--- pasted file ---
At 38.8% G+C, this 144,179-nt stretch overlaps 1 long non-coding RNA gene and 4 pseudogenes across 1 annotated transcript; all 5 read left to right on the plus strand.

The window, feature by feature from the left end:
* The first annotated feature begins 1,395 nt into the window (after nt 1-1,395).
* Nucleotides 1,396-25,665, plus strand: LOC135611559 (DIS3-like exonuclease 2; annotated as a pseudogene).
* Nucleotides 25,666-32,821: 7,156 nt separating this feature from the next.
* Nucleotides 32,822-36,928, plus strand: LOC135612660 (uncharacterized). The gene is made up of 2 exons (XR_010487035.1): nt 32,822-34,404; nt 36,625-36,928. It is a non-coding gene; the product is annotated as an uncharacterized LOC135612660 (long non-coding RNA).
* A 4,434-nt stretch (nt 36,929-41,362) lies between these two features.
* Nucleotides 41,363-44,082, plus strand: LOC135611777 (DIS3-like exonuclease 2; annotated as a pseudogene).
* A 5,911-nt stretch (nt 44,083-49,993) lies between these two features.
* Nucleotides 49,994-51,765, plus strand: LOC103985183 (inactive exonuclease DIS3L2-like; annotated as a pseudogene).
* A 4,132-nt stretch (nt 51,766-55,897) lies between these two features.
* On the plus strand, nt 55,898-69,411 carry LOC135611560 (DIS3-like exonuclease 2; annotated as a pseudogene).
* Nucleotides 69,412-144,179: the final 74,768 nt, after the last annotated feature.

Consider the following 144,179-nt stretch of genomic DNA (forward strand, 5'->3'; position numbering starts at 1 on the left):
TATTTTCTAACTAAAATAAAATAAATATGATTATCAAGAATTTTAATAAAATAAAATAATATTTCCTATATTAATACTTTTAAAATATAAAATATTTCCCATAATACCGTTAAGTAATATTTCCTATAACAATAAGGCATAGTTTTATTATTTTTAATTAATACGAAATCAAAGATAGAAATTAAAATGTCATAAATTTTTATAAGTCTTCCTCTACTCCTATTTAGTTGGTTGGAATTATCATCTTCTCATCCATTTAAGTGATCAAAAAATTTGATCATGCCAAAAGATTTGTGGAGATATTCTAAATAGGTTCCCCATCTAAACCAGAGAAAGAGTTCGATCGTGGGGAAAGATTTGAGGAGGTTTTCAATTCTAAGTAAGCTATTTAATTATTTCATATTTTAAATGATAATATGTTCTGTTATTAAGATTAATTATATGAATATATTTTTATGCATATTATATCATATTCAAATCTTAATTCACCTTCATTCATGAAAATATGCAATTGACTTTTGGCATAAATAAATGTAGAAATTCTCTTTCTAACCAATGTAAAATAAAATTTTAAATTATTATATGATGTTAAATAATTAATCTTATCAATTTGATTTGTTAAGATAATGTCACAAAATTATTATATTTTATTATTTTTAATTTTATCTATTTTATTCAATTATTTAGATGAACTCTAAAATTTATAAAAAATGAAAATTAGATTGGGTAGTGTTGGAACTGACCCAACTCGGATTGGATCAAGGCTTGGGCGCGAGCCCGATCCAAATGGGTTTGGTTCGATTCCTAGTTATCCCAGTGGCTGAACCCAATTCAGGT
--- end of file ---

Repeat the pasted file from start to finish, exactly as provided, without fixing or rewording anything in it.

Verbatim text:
At 38.8% G+C, this 144,179-nt stretch overlaps 1 long non-coding RNA gene and 4 pseudogenes across 1 annotated transcript; all 5 read left to right on the plus strand.

The window, feature by feature from the left end:
* The first annotated feature begins 1,395 nt into the window (after nt 1-1,395).
* Nucleotides 1,396-25,665, plus strand: LOC135611559 (DIS3-like exonuclease 2; annotated as a pseudogene).
* Nucleotides 25,666-32,821: 7,156 nt separating this feature from the next.
* Nucleotides 32,822-36,928, plus strand: LOC135612660 (uncharacterized). The gene is made up of 2 exons (XR_010487035.1): nt 32,822-34,404; nt 36,625-36,928. It is a non-coding gene; the product is annotated as an uncharacterized LOC135612660 (long non-coding RNA).
* A 4,434-nt stretch (nt 36,929-41,362) lies between these two features.
* Nucleotides 41,363-44,082, plus strand: LOC135611777 (DIS3-like exonuclease 2; annotated as a pseudogene).
* A 5,911-nt stretch (nt 44,083-49,993) lies between these two features.
* Nucleotides 49,994-51,765, plus strand: LOC103985183 (inactive exonuclease DIS3L2-like; annotated as a pseudogene).
* A 4,132-nt stretch (nt 51,766-55,897) lies between these two features.
* On the plus strand, nt 55,898-69,411 carry LOC135611560 (DIS3-like exonuclease 2; annotated as a pseudogene).
* Nucleotides 69,412-144,179: the final 74,768 nt, after the last annotated feature.

Consider the following 144,179-nt stretch of genomic DNA (forward strand, 5'->3'; position numbering starts at 1 on the left):
TATTTTCTAACTAAAATAAAATAAATATGATTATCAAGAATTTTAATAAAATAAAATAATATTTCCTATATTAATACTTTTAAAATATAAAATATTTCCCATAATACCGTTAAGTAATATTTCCTATAACAATAAGGCATAGTTTTATTATTTTTAATTAATACGAAATCAAAGATAGAAATTAAAATGTCATAAATTTTTATAAGTCTTCCTCTACTCCTATTTAGTTGGTTGGAATTATCATCTTCTCATCCATTTAAGTGATCAAAAAATTTGATCATGCCAAAAGATTTGTGGAGATATTCTAAATAGGTTCCCCATCTAAACCAGAGAAAGAGTTCGATCGTGGGGAAAGATTTGAGGAGGTTTTCAATTCTAAGTAAGCTATTTAATTATTTCATATTTTAAATGATAATATGTTCTGTTATTAAGATTAATTATATGAATATATTTTTATGCATATTATATCATATTCAAATCTTAATTCACCTTCATTCATGAAAATATGCAATTGACTTTTGGCATAAATAAATGTAGAAATTCTCTTTCTAACCAATGTAAAATAAAATTTTAAATTATTATATGATGTTAAATAATTAATCTTATCAATTTGATTTGTTAAGATAATGTCACAAAATTATTATATTTTATTATTTTTAATTTTATCTATTTTATTCAATTATTTAGATGAACTCTAAAATTTATAAAAAATGAAAATTAGATTGGGTAGTGTTGGAACTGACCCAACTCGGATTGGATCAAGGCTTGGGCGCGAGCCCGATCCAAATGGGTTTGGTTCGATTCCTAGTTATCCCAGTGGCTGAACCCAATTCAGGT